Photography and camouflage have a long history of a contested relationship in which changes in one continuously cause adaptations and developments of the other. Employed by repressive state apparatuses as advanced technology of surveillance, photography has been countered by the increasingly sophisticated techniques of camouflage (concealment, mimicry, mimesis, countershading, disruptive colour and pattering, dazzling, disguise). On the other hand, photographers have continuously sought to conceal their cameras, their presence or the act of photographing itself. This too has led to the development of new photographic technology and various techniques of camouflage. These technological developments of course extend beyond photographic technology to the arms industry, highlighting the proverbial connection between photographic camera and weapons – between the two types of shooting. Camouflage is deeply embedded in the history of the social (identity, theatre, art, masks, costumes etc.) and is yet always related to its place in the natural world as it evolves around the notion of visibility, around the ability to remain unseen while been looked at or while looking. It foregrounds the issues of revealing and concealing, of surface and essence, of unmediated access to reality and the potential for hiding. The dual relationship between photography and camouflage seems only to accentuate this relationship. In contemporary image saturated and hyper photographed reality, camouflage opens up not only questions of power and surveillance, or their increasing corporatisation and commercialisation, but more and more the right to be unseen, the right to control one’s photographic representation and the (un)ability to resist photographic representation. But this (un)ability is far from being grounded merely in the practical – there is something magical, charm-like in photographic representation as it is in camouflage that draws us to both with unrelenting aesthetical and political power.
Artists and Projects
The article is a critical analysis of the work of Finnish photographer Iiu Susiraja based on her series Good Behaviour / Perfect Everyday Life and conversation with the author. Susiraja places herself and her personal life at the centre of her work. Her humorous and (self)ironical portraits can be seen as a critical reflection and a sarcastic commentary on socially desirable and to a large extent stereotypical ideas of femininity, beauty ideals, social roles such as being a housewife etc. and the relations of power that are implied in them. Her critique is on the one hand directed at conservative and patriarchal social values, but she at the same time poses a mirror to women who perpetuate these values by obsessively investing into their bodily beauty and who uncritically accept the traditional roles assigned to them. Her work thus addresses the question of the definition of “normality” – which because of her specific humorous approach – is best described as a solo comedy.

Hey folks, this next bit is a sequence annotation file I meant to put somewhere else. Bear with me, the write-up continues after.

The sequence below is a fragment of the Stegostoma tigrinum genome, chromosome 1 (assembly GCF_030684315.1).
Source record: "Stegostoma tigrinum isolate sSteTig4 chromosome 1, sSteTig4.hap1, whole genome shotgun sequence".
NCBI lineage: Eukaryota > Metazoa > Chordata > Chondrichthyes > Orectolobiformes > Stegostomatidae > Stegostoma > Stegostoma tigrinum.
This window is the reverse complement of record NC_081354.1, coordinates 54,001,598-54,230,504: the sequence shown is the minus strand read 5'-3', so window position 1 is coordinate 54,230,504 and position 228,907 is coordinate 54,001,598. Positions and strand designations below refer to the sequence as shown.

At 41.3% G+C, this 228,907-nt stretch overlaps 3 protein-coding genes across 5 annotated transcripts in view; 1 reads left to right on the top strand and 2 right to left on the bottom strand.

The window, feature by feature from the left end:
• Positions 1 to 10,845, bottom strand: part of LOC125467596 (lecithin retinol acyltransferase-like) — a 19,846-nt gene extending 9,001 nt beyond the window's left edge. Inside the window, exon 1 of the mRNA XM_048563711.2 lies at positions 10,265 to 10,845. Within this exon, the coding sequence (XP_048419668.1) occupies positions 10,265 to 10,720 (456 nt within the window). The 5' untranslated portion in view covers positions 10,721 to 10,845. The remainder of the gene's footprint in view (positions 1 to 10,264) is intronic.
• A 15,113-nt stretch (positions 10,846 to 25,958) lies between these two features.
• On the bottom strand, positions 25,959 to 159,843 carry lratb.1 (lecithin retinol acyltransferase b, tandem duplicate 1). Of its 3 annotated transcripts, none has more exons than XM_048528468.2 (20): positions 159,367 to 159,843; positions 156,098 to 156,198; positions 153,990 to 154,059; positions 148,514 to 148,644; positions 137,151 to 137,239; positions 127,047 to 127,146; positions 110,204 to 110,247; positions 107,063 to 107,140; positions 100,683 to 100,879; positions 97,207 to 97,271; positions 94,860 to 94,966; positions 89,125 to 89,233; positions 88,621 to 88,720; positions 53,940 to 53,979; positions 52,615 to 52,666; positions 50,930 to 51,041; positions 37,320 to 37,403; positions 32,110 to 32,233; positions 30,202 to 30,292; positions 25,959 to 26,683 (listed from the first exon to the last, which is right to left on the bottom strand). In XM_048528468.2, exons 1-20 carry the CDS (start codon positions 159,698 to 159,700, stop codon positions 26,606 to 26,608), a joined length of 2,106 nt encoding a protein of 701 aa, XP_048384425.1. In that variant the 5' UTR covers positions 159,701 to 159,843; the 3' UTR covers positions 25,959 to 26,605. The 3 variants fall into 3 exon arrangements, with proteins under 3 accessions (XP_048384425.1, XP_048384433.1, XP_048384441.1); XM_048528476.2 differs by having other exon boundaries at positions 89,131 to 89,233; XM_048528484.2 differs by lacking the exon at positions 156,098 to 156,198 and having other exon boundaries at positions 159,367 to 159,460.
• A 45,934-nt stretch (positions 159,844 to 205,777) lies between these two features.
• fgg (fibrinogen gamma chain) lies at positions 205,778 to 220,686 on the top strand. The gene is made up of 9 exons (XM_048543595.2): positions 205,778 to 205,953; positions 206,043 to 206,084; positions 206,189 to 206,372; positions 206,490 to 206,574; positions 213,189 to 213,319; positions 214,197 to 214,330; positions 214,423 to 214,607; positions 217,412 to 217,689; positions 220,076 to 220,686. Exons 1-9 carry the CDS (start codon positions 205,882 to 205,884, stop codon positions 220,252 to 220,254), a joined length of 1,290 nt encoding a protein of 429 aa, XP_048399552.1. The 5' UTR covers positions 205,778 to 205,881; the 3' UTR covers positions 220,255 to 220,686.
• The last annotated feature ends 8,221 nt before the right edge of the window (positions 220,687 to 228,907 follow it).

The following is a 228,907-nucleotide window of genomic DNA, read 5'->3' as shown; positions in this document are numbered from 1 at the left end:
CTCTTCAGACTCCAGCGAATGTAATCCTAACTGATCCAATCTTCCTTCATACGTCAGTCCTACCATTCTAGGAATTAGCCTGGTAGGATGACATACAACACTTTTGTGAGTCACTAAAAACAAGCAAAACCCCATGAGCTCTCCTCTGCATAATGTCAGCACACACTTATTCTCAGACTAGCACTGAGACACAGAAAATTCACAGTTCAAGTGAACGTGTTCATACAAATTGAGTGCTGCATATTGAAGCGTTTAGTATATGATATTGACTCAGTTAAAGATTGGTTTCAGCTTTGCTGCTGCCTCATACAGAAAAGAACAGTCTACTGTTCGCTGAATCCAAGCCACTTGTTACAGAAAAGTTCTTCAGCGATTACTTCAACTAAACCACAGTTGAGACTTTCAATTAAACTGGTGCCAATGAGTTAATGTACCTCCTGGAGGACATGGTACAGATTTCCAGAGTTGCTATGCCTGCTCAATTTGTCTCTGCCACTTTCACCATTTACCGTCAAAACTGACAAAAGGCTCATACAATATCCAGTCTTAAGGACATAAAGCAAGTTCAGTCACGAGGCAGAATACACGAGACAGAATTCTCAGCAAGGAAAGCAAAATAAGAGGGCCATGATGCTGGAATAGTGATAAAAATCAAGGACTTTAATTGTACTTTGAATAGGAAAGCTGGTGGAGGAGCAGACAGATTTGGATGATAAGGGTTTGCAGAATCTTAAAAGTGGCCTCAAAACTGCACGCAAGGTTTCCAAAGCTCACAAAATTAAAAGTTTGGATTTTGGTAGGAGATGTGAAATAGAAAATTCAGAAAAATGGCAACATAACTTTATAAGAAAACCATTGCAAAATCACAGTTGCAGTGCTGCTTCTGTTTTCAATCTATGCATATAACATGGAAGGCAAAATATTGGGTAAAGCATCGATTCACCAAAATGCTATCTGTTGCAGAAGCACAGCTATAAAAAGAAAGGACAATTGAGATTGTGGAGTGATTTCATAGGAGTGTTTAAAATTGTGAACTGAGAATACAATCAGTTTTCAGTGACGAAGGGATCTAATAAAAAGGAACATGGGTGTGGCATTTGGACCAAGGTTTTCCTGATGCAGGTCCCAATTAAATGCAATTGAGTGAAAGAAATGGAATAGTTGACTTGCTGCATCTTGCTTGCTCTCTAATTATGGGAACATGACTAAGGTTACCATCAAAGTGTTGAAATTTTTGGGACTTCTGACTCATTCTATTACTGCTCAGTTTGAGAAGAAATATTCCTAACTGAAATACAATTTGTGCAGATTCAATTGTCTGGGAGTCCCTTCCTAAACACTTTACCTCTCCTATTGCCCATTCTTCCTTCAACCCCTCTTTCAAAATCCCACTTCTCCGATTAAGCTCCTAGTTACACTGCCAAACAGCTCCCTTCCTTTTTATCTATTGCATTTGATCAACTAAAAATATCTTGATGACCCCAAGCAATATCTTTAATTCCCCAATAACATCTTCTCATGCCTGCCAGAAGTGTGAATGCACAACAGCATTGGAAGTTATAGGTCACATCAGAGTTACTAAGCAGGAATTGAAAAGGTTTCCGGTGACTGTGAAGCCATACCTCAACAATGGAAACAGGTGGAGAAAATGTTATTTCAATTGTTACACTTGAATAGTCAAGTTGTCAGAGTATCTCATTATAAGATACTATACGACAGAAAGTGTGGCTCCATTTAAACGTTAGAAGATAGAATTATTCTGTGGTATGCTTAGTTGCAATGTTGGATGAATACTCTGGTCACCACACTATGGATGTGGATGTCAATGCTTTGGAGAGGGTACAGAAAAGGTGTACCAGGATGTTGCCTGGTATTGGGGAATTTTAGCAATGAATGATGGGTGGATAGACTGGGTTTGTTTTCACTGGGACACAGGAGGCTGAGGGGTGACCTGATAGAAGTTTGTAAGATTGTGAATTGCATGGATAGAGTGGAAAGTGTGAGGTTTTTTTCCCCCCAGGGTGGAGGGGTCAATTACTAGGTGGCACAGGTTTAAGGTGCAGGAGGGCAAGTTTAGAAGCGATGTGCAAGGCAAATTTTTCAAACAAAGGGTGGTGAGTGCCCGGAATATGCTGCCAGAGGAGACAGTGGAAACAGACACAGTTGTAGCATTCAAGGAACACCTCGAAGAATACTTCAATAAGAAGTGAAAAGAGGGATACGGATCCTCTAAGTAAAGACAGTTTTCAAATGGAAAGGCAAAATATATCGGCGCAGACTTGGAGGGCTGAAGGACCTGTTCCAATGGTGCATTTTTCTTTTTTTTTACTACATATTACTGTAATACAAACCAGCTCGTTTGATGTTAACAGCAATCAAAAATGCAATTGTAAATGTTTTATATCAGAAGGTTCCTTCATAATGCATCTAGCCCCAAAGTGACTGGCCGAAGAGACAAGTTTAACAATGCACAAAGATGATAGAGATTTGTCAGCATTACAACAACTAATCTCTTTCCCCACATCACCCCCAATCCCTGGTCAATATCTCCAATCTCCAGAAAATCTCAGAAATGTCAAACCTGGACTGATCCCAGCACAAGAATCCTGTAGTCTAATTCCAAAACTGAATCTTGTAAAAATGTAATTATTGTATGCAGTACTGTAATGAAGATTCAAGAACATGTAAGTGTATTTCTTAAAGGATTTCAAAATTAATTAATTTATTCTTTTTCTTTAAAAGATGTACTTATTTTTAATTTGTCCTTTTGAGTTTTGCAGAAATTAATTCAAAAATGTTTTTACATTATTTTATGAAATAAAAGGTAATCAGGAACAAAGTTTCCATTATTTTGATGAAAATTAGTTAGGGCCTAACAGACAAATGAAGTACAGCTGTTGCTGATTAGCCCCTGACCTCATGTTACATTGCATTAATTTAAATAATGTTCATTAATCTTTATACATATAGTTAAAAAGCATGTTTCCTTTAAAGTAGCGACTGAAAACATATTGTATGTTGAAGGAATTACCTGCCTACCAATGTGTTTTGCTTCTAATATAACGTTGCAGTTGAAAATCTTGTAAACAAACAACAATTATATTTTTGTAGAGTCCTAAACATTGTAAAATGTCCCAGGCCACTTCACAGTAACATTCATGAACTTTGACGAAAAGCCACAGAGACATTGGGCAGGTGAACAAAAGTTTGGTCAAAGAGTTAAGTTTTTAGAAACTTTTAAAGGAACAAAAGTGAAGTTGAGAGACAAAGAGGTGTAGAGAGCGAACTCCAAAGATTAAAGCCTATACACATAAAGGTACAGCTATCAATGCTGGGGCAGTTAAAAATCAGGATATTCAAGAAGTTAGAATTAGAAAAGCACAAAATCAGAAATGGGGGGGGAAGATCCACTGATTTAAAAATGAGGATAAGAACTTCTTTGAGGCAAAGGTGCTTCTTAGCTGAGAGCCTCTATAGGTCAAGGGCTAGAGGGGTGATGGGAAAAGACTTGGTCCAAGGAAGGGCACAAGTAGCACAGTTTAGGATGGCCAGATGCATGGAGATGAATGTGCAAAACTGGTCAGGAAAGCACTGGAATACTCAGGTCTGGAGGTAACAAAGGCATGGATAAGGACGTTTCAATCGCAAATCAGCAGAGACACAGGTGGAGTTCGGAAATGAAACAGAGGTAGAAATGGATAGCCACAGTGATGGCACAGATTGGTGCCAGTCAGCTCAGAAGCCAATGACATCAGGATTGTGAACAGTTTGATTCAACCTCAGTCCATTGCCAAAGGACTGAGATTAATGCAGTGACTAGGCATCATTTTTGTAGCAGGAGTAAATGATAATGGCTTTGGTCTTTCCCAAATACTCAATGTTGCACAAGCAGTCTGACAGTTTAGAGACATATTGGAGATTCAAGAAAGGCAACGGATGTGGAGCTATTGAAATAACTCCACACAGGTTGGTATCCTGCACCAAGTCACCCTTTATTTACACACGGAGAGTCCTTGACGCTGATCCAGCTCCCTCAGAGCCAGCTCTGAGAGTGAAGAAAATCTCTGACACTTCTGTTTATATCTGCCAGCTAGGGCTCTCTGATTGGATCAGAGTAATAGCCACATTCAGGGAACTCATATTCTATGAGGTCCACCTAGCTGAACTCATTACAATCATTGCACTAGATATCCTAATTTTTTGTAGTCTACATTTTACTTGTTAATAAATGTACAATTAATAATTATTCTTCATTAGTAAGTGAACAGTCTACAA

The article that aims to analyse the artistic production of photographer Bojan Salaj is based on conversations and reviews of his archive. Among Slovenian photographers, Salaj is the one who has been seen as an embodiment of the decisive shift in perception of the photographic medium that occurred in the late 1980s and early 1990s. He has never worked as documentary photographer or photojournalist; his authorial practice has always been primarily focused on the context of exhibition and against unconventional solutions. Salaj is one of those photographers who are characterized by the deep reflection of the meaning and perception of image from different, mainly philosophical, viewpoints, while at the same time following the objectivistic principles of photography. At a glance, his practice is extremely eclectic and post-modern, which is due to the fact that he is not looking to find an individual and recognizable artistic voice; he dedicates his focus to individual projects, bringing into his work various different references and themes. Nevertheless, a central motive can still be perceived throughout his output. In the past 25 years, Salaj has mostly been attracted to the here and now; this includes the fundamental problems of representation of photography in mass media, iconography of power structures, models of construction of history, and ways of establishing national and cultural identities.
MEMBRANA 1 / 2016 • ISSN 2463-8501 • https://doi.org/10.47659/m1
publisher: Membrana, Maurerjeva 8, 1000 Ljubljana • tel.: +386 (0) 31 777 959
editorial board: Jan Babnik (editor-in-chief), Ilija T. Tomanić, Lenart Kučić, Emina Djukić
article contributors: Lisa Andergassen, Jan Babnik, Martin Bayer, Ksenija Berk, Miha Colner, Mark Curran, Emina Djukić, Jasna Jernejšek, Marjan Kodelja, Lenart J. Kučić, Andrea Mubi Brighenti, Matej Sitar, John Tagg, Ilija T. Tomanić
translation: Domen Kavčič and Tom Smith • proofreading: Tom Smith
image contributors: Alia Ali, Marion Balac, Martin Bayer, Matthew Barney, Filip Bearnek, James Bridle, Vanja Bučan, DigitalGlobe, Mishka Henner, Peter Hermans, Jure Kastelic, Simon Menner, Arno Rafael Minkkinen, Not a Bug Splat project, Jo Roettger, Bojan Salaj, Leonardo Selvaggio, Smalbutdangers, Steve Stills, Iiu Susiraja, Ana Šuligoj
design: Primož Pislak, LUKS Studio
printing: Collegium Graphicum • print-run: 500
All images and texts © Membrana, except when noted otherwise • Editorial Photograph: Leo Selvaggio, URME at ISEA 2015. Courtesy of the author. Last page photo: Compass Rose, near Edwards AFB, CA, USA, Google Earth screen capture.